The audiobook player is solid, offering bookmarks, variable playback speed, chapter navigation, and a handy sleep mode — plus multitasking mode for background downloading and playback. Those with a Kindle can pay a small fee to Amazon to upgrade a Kindle e-book to an Audible audiobook, great if you want someone to read to you rather than doing the hard work yourself. The handy Whispersync feature lets you switch between audiobook and text, and there’s integration for Amazon Alexa, which will read your Audible audiobooks through your smart speaker. It’s worth noting that books might seem a bit more expensive than on some other audiobook apps — but Audible generally has the widest available selection, so if you’re looking for more obscure titles or new releases, this is the place to find them.
Kobo Books may not have as big a library as Audible, but you’ll still find a fairly extensive library of audiobooks (and e-books) to choose from in the app. The player is pretty basic, with chapter navigation, playback speed configuration, a timeline scrubber bar, and a snooze timer, which makes it a breeze to use.
If you’re new to Kobo you’ll get a 30-day free trial and your first audiobook for free, after which you can subscribe for $10 a month. The subscription works similarly to Audible, giving you credit for an audiobook each month, but you may find you’re unable to get the books you want, depending on your region. Books that are readily available in the U.S. may not be on the Kobo U.K. app, and vice versa. Your audiobooks are yours to keep, even if you cancel your subscription, and you can pick up Kobo Originals, exclusive audiobooks created for Kobo that aren’t available elsewhere. This is often an excellent way to discover a new author you’ve never heard of or try out a new genre. Most audiobooks allow you to listen to a sample before you buy, and the app supports 11 languages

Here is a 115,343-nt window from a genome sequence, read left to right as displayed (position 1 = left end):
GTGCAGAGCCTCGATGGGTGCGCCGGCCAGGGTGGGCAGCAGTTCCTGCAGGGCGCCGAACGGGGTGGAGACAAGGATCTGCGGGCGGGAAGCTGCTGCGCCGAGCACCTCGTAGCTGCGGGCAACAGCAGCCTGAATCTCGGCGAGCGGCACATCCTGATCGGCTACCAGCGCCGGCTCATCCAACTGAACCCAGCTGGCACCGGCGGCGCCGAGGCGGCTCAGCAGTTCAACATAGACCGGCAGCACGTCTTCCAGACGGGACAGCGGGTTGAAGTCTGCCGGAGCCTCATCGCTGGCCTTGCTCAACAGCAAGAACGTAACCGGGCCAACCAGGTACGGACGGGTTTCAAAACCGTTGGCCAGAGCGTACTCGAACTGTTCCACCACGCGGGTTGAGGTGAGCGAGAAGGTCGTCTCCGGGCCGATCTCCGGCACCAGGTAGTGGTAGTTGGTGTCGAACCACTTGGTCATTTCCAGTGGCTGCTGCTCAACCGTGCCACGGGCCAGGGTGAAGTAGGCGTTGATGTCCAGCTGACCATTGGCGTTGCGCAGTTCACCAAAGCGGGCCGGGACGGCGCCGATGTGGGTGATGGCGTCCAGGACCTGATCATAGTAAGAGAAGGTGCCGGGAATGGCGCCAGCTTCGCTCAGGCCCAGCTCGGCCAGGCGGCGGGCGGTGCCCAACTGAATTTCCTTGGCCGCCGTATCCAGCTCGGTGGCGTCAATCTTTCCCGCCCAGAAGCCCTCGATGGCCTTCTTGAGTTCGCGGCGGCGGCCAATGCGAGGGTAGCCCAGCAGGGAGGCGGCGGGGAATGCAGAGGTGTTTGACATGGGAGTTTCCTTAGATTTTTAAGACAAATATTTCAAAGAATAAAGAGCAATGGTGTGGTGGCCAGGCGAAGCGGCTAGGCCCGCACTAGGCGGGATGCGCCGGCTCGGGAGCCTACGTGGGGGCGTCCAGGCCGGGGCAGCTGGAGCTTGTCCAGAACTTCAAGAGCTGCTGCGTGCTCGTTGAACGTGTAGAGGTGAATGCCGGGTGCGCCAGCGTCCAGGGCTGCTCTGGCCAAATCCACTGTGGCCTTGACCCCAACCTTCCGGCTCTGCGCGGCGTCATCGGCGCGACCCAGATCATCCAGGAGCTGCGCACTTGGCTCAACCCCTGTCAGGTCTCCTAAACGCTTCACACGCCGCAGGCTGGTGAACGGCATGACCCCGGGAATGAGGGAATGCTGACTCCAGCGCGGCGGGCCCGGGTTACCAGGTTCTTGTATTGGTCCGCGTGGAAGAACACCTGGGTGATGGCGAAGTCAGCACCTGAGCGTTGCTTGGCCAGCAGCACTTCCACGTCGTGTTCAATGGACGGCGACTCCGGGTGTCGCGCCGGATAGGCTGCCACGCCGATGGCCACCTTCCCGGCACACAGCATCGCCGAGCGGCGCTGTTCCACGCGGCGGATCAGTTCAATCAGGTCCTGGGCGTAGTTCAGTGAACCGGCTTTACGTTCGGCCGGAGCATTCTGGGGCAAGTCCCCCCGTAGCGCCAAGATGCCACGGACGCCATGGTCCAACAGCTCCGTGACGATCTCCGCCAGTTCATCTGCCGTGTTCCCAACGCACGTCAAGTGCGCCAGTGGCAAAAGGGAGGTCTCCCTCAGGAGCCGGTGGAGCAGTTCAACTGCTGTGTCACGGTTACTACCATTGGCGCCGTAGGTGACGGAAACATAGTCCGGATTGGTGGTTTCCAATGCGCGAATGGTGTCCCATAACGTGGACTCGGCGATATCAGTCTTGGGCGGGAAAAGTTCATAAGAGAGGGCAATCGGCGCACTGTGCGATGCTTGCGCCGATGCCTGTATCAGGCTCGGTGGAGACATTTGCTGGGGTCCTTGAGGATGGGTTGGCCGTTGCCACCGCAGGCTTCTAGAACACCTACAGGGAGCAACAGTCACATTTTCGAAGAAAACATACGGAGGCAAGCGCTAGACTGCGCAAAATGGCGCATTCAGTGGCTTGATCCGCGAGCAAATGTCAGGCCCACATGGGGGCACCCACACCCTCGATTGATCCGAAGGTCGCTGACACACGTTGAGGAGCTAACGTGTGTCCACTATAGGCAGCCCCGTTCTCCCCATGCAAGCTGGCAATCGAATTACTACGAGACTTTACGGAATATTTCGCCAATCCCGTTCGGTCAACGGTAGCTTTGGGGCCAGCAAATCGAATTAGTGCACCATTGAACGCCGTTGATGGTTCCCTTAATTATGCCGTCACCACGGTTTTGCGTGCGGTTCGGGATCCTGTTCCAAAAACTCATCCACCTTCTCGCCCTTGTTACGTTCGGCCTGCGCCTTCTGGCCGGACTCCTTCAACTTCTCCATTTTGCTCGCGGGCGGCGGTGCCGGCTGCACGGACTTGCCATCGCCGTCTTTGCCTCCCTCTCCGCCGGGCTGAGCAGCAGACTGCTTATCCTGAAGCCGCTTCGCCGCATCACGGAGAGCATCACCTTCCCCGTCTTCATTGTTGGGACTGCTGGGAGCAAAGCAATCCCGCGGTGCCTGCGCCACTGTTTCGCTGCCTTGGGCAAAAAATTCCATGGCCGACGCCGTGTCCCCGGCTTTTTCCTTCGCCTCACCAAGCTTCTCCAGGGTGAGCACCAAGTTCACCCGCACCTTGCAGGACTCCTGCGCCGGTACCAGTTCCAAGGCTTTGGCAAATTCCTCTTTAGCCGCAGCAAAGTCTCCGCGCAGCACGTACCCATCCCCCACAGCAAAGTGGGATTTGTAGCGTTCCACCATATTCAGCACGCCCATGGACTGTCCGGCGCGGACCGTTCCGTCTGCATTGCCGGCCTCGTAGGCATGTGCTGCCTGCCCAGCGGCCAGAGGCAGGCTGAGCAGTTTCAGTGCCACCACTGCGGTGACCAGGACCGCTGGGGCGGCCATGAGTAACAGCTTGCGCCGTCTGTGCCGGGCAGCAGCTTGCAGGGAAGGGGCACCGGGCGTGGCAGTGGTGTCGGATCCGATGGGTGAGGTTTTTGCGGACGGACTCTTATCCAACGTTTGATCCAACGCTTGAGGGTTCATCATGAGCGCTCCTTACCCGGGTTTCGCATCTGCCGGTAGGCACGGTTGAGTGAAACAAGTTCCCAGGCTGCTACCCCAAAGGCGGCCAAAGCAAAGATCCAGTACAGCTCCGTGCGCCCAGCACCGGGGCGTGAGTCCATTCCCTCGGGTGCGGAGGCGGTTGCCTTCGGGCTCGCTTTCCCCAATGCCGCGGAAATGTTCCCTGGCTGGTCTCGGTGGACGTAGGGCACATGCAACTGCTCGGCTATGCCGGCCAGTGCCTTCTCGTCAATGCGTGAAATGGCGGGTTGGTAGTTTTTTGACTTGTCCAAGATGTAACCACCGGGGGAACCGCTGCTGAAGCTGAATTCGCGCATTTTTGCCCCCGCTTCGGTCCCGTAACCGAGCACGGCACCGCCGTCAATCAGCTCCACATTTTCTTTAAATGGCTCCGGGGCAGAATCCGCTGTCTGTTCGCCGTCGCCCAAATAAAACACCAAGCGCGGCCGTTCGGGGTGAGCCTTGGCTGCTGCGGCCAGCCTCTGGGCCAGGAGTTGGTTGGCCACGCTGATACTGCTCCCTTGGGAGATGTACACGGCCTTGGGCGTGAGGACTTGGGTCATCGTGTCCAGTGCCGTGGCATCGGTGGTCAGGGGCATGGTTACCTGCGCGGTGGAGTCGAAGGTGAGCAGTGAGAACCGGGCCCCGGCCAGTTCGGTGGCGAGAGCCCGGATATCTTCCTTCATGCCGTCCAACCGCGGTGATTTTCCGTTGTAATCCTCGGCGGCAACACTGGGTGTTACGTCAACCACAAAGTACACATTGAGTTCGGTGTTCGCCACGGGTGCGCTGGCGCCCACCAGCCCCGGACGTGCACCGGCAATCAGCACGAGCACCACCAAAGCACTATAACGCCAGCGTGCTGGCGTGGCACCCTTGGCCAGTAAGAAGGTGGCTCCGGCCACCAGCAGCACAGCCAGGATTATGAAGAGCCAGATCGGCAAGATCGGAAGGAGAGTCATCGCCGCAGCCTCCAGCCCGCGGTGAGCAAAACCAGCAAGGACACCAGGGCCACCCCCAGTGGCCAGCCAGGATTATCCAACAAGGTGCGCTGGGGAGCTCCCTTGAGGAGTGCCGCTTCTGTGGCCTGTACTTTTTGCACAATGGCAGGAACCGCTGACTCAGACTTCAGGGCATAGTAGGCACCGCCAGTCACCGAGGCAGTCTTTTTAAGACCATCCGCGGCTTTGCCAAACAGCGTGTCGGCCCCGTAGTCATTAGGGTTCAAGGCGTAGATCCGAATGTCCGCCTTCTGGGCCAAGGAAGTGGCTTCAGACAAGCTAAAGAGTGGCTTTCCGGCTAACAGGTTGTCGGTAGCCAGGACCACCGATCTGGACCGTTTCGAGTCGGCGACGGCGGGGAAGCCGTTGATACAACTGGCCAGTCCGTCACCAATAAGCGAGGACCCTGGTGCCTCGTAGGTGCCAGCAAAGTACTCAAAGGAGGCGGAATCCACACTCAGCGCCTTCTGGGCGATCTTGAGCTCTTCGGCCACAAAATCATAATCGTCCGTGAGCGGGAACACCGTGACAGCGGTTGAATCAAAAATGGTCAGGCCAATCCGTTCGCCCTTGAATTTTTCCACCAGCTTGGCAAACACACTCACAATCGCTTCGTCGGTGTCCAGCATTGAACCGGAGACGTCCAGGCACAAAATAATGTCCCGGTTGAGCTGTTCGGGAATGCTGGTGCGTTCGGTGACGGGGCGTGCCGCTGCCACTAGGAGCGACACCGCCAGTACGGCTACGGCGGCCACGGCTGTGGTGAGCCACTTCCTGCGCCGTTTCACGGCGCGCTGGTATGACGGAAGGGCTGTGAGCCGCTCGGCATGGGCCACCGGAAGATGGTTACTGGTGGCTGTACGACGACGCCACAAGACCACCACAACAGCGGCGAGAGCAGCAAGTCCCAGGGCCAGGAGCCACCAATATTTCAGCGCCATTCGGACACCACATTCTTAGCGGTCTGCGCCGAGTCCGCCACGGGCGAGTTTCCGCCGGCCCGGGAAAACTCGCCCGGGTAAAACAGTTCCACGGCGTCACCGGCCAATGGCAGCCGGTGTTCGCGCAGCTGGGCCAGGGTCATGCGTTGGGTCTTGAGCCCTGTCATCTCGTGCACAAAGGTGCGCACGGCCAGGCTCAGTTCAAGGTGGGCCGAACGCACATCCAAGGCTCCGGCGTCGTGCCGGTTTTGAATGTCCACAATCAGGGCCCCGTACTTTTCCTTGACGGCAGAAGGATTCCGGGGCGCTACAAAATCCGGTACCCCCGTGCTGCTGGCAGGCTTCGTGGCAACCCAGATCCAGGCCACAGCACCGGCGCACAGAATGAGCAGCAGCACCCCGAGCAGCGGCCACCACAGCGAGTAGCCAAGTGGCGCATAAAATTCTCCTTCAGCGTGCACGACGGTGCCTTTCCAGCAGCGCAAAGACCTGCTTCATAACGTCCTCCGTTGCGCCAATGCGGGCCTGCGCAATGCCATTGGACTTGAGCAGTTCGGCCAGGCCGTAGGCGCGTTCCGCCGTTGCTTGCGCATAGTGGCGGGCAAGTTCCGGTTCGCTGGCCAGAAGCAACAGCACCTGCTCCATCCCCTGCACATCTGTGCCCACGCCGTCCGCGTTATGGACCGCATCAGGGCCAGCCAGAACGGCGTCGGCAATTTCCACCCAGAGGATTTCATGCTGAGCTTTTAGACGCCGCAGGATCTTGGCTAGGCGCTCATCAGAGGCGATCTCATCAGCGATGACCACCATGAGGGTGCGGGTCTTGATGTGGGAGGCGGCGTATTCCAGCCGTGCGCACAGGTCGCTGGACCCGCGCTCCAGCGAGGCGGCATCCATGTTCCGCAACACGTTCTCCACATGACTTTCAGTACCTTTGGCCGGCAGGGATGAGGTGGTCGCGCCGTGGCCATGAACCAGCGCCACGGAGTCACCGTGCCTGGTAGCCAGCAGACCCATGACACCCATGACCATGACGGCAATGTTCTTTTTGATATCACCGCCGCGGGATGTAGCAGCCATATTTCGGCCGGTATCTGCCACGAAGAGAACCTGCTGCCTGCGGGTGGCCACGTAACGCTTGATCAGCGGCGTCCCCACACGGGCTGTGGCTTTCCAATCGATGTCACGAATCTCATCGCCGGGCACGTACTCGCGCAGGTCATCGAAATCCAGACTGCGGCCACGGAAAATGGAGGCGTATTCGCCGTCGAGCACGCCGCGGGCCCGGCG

If we had a criticism it’s that the app doesn’t even let you browse the store without first subscribing — although you can always go for the 30-day free trial to see what’s on offer.
Downpour boasts over 80,000 audiobook titles in its catalog, with everything from contemporary to classic fiction and non-fiction represented — so whether you’re a Karin Slaughter fan or can’t read enough George Orwell, you won’t run out of reading material.
The player itself syncs across all your devices and supports offline listening, once you’ve downloaded your audiobook. There are variable speed playback and chaptered tracks as well as the option to add bookmarks and notes to anything memorable, which is a nice feature. The sleep timer comes in handy if you’re a bedtime reader, and books seem reasonably priced. If you don’t want to spend your hard-earned cash on audiobooks — or if storage space on your device is limited — Downpour offers an audiobook rental service, which lets you save up to 70% compared to buying audiobooks. You get between 30-60 days to complete your book, after which it’s automatically returned and deleted from your device.
If we had to find fault, the search function in the Android app is a little glitchy. You type in what you’re looking for, without being able to see what you’re typing on the screen. The Android app has also received some rather mixed reviews of late, with reports of the app crashing frequently, but hopefully, future updates will address this.
Nevertheless, for those who don’t want the cost of a monthly subscription or anybody who prefers to rent rather than buy audiobooks, Downpour is a solid option.